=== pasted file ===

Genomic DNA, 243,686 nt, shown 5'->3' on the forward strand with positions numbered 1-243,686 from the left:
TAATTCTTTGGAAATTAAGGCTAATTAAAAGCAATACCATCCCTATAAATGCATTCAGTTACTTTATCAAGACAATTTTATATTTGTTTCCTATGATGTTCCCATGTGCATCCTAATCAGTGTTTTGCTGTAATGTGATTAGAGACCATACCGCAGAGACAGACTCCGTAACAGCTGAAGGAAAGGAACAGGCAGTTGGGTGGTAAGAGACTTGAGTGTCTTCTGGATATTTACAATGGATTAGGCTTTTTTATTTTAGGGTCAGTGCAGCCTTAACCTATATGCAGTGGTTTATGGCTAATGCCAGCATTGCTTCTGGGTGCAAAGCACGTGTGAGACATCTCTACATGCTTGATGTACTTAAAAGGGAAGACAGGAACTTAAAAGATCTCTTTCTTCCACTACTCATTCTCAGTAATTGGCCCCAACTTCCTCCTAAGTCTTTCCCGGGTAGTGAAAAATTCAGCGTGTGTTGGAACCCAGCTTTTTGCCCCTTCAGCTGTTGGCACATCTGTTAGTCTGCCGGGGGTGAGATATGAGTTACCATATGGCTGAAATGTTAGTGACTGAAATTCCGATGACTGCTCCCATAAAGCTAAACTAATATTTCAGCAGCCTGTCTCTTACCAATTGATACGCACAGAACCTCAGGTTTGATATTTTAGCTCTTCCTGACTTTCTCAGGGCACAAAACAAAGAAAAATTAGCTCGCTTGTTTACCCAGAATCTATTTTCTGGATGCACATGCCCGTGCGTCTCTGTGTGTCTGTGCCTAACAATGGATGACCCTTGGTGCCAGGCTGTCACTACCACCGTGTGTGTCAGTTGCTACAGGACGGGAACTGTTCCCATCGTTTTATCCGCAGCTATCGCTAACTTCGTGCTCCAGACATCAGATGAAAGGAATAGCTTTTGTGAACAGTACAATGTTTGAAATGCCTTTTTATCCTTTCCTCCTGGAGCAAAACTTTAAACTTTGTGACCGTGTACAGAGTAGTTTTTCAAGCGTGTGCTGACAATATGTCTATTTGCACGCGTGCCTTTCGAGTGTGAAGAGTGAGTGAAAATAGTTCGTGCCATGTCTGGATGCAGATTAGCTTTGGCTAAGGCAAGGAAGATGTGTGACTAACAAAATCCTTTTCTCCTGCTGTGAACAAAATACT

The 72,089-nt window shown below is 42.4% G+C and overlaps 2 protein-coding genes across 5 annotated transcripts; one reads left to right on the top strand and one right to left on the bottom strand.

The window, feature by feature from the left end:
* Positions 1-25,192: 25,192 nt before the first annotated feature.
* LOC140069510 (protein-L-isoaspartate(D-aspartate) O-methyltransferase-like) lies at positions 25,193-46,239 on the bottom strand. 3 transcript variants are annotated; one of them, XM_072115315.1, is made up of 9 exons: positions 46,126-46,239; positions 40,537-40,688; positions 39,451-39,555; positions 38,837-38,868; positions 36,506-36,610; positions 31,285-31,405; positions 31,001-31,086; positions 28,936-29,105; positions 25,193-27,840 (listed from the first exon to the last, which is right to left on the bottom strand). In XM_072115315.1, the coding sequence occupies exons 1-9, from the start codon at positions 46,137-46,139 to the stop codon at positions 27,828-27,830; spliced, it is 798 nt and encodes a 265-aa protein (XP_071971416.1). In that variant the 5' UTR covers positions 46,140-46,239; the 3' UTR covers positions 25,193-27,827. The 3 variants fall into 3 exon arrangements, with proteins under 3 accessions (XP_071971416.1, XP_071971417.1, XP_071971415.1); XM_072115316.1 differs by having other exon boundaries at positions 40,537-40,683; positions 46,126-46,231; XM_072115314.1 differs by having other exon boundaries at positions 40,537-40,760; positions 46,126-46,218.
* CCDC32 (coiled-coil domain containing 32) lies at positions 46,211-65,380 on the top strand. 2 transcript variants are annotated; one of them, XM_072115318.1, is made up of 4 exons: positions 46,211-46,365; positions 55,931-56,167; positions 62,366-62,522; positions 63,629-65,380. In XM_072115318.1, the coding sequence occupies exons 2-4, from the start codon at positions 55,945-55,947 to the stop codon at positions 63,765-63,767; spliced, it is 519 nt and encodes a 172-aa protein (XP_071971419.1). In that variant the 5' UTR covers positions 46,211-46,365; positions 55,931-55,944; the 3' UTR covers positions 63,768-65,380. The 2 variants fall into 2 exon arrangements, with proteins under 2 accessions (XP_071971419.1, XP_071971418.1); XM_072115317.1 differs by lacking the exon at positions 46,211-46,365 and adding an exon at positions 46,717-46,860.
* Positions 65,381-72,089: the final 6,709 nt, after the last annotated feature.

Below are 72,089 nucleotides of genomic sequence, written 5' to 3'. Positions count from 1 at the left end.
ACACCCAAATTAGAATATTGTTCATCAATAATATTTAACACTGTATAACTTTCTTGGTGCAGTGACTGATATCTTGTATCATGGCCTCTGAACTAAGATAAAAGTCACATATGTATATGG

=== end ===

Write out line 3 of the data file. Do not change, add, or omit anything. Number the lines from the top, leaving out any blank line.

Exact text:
The 72,089-nt window shown below is 42.4% G+C and overlaps 2 protein-coding genes across 5 annotated transcripts; one reads left to right on the top strand and one right to left on the bottom strand.